Dec 082017
PC Magazine utilities, Volume 11, No. 2.
File VOL11N02.ZIP from The Programmer’s Corner in
Category Files from Magazines
PC Magazine utilities, Volume 11, No. 2.
File Name File Size Zip Size Zip Type
ANSRGET.BAT 414 260 deflated
BRUCE&ME.MCI 277 136 deflated
COLOR.SC 2816 941 deflated
DIRMENU.WK1 2075 527 deflated
INIT.SC 292 131 deflated
KEYCODE.COM 139 130 deflated
KEYCODE.SCR 2127 922 deflated
MAPWIN.DOC 6741 2871 deflated
MAPWIN.EXE 108353 51987 deflated
MATH.PAS 3844 904 deflated
MATHDEMO.PAS 2775 760 deflated
MEGSFREE.COM 50 50 stored
MEGSFREE.SCR 311 183 deflated
PCREMOT2.ASM 122079 28141 deflated
PCREMOT2.COM 7740 5259 deflated
PCREMOT2.DOC 4602 2067 deflated
QUICK1.WFW 823 362 deflated
QUICK2.WFW 1013 398 deflated
REC2RE.PRG 1807 483 deflated
RECORD3.BCP 497 221 deflated
RECORD3.C 6223 973 deflated
RECORD3.DEF 419 232 deflated
RECORD3.EXE 7168 2442 deflated
RECORD3.H 229 102 deflated
RECORD3.MSC 422 188 deflated
RECORD3.RC 676 315 deflated
SETUP.C 18033 3807 deflated
SETUP.DOC 824 424 deflated
SETUP.EXE 24950 13411 deflated
WIN30.IMP 30811 7353 deflated
ZCOPY.ASM 94073 19552 deflated
ZCOPY.COM 4286 3316 deflated

Download File VOL11N02.ZIP Here

Contents of the MAPWIN.DOC file


MAPWIN, written by Richard Smith (president of Phar Lap
Software), is a program that makes it easy to see what API functions
a Windows program uses, or what functions a dynamic-link library
(DLL) or device driver provides. Phar Lap generally uses this
utility to determine what API functions need to be implemented in
order to run a program under its 286|DOS-Extender environment. You
can use it to snoop around inside Windows, and uncover useful
undocumented API functions.

MAPWIN is a character-mode program that runs under DOS, the DOS
box in Windows, or in OS/2 1.x.

To use MAPWIN, simply point it at a Windows executable file. The
output can be redirected to a file. For example:

C:\BIN>mapwin \windows\taskman.exe > taskman.log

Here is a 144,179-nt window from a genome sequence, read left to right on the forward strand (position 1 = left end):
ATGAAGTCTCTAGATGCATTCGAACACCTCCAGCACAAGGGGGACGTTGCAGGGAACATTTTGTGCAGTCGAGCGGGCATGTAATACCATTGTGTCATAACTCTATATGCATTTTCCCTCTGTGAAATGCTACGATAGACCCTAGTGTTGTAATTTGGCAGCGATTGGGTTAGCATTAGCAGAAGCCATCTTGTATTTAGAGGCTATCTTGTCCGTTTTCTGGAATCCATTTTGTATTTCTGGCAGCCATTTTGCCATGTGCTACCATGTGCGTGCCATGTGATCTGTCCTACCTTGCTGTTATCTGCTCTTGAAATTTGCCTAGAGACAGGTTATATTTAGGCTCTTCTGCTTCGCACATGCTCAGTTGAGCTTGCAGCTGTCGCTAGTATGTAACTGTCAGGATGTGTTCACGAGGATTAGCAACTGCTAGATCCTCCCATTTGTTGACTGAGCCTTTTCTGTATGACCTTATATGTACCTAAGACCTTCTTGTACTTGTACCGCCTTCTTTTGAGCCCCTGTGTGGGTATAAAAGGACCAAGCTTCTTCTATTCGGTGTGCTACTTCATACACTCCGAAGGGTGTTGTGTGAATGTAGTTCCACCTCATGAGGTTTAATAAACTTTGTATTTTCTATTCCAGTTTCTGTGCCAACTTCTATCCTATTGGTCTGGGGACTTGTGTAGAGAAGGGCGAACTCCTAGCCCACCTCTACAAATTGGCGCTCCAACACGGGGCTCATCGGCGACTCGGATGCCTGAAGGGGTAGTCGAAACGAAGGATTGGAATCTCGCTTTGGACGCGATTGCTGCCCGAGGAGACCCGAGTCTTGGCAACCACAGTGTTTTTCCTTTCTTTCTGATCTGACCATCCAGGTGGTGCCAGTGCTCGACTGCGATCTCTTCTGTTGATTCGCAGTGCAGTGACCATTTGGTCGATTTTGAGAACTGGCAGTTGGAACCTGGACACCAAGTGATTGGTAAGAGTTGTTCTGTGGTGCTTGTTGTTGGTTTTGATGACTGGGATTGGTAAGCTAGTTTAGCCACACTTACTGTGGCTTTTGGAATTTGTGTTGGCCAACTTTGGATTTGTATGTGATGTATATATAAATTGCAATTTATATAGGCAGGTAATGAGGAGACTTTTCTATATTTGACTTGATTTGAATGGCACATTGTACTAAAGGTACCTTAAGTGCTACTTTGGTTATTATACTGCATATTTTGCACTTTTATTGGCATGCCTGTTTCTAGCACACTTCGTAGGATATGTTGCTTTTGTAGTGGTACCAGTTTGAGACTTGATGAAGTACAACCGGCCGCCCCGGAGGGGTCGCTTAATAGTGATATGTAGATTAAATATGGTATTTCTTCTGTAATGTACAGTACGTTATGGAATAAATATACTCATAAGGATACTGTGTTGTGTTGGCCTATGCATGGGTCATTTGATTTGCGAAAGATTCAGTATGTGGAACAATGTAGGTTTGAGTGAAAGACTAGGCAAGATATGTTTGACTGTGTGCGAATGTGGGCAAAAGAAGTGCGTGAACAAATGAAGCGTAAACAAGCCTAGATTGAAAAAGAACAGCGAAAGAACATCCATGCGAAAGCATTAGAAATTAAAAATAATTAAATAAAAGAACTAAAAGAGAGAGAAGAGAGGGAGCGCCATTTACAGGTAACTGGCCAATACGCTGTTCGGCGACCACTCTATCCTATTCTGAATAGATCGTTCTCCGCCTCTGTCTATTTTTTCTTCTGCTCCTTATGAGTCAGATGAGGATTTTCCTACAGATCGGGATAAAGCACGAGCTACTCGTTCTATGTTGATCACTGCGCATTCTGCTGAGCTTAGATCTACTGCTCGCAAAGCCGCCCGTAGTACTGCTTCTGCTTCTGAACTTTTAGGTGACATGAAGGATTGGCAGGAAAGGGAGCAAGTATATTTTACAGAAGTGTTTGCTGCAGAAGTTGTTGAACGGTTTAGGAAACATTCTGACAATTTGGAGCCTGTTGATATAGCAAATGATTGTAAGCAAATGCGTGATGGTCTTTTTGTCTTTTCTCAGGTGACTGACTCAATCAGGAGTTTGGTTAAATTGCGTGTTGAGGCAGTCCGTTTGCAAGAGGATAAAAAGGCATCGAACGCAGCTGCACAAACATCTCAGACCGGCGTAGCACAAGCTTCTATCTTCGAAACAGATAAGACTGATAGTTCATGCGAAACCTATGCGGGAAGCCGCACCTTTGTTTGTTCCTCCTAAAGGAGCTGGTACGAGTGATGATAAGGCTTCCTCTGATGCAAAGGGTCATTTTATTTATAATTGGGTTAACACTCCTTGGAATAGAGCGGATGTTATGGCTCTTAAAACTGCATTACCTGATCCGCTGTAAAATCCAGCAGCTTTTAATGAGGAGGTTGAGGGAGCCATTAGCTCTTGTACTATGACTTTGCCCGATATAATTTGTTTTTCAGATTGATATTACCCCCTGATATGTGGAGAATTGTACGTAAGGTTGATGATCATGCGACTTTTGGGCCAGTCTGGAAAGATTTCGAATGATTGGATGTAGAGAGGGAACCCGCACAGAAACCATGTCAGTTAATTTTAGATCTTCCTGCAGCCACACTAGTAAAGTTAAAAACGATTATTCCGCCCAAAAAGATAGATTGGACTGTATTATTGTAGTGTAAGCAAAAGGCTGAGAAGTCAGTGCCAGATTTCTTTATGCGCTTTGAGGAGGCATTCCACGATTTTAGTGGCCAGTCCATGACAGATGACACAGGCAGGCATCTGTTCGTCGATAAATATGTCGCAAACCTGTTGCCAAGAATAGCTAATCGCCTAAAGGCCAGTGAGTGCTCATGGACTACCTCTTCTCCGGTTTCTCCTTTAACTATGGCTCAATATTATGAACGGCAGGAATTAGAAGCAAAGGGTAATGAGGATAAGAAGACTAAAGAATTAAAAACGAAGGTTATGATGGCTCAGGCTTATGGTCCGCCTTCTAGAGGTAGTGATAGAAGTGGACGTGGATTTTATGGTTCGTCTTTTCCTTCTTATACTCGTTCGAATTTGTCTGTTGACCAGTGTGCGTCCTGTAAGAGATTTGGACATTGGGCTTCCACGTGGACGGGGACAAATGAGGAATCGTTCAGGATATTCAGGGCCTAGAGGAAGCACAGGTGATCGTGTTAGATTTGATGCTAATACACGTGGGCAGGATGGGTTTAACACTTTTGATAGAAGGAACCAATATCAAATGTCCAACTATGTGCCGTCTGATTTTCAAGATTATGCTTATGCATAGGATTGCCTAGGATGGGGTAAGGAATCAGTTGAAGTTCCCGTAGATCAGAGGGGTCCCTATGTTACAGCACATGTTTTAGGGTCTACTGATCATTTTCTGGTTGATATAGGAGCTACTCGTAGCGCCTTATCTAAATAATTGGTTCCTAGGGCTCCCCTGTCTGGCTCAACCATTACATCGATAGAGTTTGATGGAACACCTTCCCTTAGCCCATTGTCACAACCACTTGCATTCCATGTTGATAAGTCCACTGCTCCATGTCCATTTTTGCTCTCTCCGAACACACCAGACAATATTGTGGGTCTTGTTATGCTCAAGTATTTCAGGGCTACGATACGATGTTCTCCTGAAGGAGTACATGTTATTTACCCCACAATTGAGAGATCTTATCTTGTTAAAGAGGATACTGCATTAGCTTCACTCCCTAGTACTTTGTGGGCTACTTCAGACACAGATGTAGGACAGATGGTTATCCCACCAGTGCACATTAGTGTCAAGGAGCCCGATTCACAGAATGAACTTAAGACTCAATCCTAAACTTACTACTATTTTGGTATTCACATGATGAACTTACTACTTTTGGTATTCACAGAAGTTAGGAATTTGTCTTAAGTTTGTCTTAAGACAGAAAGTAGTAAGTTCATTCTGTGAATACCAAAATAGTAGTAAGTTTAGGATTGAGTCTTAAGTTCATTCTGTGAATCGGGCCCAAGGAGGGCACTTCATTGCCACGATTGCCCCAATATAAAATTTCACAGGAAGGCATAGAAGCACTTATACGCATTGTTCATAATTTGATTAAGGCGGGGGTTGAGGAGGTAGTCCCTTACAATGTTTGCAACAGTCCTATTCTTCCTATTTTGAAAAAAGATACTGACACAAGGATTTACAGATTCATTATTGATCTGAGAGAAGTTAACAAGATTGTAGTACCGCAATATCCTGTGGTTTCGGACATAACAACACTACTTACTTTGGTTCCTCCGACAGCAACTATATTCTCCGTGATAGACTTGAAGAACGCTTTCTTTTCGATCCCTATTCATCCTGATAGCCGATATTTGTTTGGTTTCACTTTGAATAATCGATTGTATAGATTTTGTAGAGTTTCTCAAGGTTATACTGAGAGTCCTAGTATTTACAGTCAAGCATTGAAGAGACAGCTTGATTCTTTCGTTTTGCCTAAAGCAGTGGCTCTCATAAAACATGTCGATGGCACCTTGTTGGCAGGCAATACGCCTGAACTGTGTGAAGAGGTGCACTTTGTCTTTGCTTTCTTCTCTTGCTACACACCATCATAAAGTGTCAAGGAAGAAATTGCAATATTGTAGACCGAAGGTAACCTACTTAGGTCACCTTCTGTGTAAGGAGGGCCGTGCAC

C:\BIN>mapwin \windows\system\user.exe > user.log

C:\BIN>mapwin \windows\system\system.drv > system.log

MAPWIN will produce a list of the executable's exports, and
another list of its imports, plus some other information. For


C:\BIN>mapwin \windows\system\system.drv
MAPWIN: 4.0 -- Copyright (C) 1986-91 Phar Lap Software, Inc.

Dump of the .DLL file -- \windows\system\system.drv

Header information

Target operating system................Windows
Initial CS:IP..........................#0001:01F2
DLL initialization.....................One time
Automatic data segment.................None

DLLs called by this program


Exported entry points

WEP (system.10)
A20_PROC (system.20)
SAVE80X87STATE (system.8)
GET80X87SAVESIZE (system.7)
RESTORE80X87STATE (system.9)

Imported references



The imports are assigned names based on a table built into
MAPWIN.EXE, which matches module.ordinal pairs (such as KERNEL.101
above) with ASCII function names (such as NOHOOKDOSCALL above).

The table built into MAPWIN can be overriden. MAPWIN does not
"know" about all Windows 3.0 DLLs and device drivers; nor does it
know about vendor-specific DLLs that come with many Windows
applications; nor, of course, does it know about any new functions
provided by Windows 3.1. MAPWIN can be extended by specifying an
"import file" on the command line (you must give an exact path). For

C:\BIN>mapwin @\pcmag\win30.imp \windows\taskman.exe